May 17, 2013 6:31 pm

Liberty on the march

How aristocratic politicians began the process of extending the vote to all Britons

Perilous Question: The Drama of the Great Reform Bill 1832, by Antonia Fraser, Weidenfeld & Nicolson, RRP£20 / PublicAffairs, RRP$29.99, 336 pages

 

When the fourth King George died in June 1830, The Times thundered that there had never been “an individual less regretted”. His family, however, reigned on, in the short, stout and ruddy figure of his brother, William IV.

The rules stipulated that the arrival of a new monarch triggered a general election, fought between the two political parties of the day, the Tories and the Whigs. The former had been in power for decades, so the House of Lords was heavily weighted in their favour: their leader was the hero of Waterloo, the Duke of Wellington. The Whigs were led by the patrician Charles, second Earl Grey. Both of them, like the new King, were in their sixties.

By contrast, watching from the public gallery were Charles Dickens, a teenage cub reporter, William Gladstone, an Oxford student, and the knowledgeable young Thomas Macaulay. The drama they witnessed over the next 15 months is the subject of Antonia Fraser’s enthralling new book.

The burning issue of the day was parliamentary reform. In general terms, the Whigs were for it, the Tories against. Such reform was long overdue. Only 3 per cent of the population had a vote, and a system of fiendish intricacy, evolved over centuries, meant that “pocket boroughs” were essentially in the gift of the landed gentry, while tiny “rotten boroughs”, with few or no voters, returned two MPs each. An uninhabited stony field known as Old Sarum, for example, and the port of Dunwich, mostly fallen into the sea, returned four MPs, while the expanding cities of Birmingham, Sheffield, Manchester, Bradford and Leeds were disenfranchised, with not one representative between them.

The resentment engendered by this situation was sharpened by the suffering resulting from a series of bad harvests and cold winters, while the numbers of unemployed, already swollen by the introduction of machinery to replace agricultural workers, grew further as soldiers returning from the Napoleonic wars sought work. Thomas Attwood, a banker from Birmingham, and Francis Place, a radical London tailor, organised cannily unsettling financial manoeuvres and enormous, banner-waving demonstrations. Though these displays of unrest were largely peaceful, in the context of the recent revolution in France and the American War of Independence they made the government, and particularly the King, profoundly uneasy.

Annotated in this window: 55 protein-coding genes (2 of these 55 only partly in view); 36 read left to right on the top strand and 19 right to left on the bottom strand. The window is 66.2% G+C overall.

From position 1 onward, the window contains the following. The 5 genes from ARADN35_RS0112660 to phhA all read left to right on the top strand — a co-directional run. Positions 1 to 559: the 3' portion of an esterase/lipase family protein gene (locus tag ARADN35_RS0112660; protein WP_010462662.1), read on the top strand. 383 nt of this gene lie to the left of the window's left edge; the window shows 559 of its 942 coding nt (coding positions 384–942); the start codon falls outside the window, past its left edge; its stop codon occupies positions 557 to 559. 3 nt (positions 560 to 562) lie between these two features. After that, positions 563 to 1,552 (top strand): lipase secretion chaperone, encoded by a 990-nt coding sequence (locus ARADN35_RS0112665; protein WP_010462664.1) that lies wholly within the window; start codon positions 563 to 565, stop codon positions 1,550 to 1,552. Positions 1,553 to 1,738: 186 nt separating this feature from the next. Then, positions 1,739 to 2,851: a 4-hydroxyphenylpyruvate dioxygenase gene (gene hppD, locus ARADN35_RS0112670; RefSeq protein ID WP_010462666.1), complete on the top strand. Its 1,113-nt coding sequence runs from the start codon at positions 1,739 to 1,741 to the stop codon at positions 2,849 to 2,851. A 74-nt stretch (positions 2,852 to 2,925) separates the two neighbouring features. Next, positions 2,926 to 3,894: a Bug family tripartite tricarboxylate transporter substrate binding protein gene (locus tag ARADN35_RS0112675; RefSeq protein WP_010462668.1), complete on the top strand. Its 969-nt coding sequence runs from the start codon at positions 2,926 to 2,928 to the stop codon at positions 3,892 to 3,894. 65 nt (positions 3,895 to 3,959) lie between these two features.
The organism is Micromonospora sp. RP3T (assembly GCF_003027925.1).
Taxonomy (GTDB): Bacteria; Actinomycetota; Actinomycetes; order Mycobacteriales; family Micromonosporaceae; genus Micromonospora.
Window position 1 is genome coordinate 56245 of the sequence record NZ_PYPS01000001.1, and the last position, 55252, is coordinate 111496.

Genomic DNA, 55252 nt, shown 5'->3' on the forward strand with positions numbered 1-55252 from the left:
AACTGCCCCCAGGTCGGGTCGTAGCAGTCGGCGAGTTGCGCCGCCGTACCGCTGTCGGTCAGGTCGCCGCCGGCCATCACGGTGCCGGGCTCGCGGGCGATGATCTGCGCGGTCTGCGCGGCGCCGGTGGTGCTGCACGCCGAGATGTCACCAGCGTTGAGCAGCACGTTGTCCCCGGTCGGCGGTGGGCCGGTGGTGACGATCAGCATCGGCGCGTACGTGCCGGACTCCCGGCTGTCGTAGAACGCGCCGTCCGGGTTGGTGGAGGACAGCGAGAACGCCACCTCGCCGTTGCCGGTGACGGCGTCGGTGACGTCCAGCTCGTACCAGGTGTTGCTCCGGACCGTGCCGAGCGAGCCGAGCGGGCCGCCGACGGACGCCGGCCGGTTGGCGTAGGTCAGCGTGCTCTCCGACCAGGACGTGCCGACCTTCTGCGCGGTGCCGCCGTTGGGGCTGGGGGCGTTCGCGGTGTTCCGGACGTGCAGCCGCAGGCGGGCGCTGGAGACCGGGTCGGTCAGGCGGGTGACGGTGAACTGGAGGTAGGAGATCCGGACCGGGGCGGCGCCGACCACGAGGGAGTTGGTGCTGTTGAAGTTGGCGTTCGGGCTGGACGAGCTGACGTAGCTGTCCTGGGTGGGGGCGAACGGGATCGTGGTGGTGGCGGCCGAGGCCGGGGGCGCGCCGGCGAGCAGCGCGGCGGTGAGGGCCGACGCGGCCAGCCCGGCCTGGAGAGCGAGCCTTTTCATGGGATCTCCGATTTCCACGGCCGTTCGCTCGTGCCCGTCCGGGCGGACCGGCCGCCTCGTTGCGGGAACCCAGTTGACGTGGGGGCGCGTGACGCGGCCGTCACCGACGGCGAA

The Tories believed that giving in to popular pressure would lead to the collapse of society. The Whigs held the opposite view: that reform was the only way of appeasing the people and returning to normality. Fraser leads her readers steadily over the dizzying switchback of parliamentary victories and disasters that greeted every reading of the Bill (usually victory in the Commons, followed by defeat in the Lords); of debates lasting several days and nights; of crucial votes taken at five in the morning; of despair and Dissolution; of apparently certain defeat and, in the end, of exhausting triumph.

She is a knowledgeable guide, spicing her narrative with vivid sketches of the anxieties of individuals involved, from the king’s dismay at the indiscretions of Queen Adelaide to Lord Grey’s grief at the death of his little grandson, the “Red Boy” of Thomas Lawrence’s portrait. Such details give humanity and vigour to the story of one of the most important moments in British history. Further parliamentary bills were later introduced, argued and passed. But never again would unelected peers be able to thwart a House of Commons supported by what seemed like the whole country. The Great Reform Bill was not conclusive, but it was, as Fraser writes, a very great beginning.

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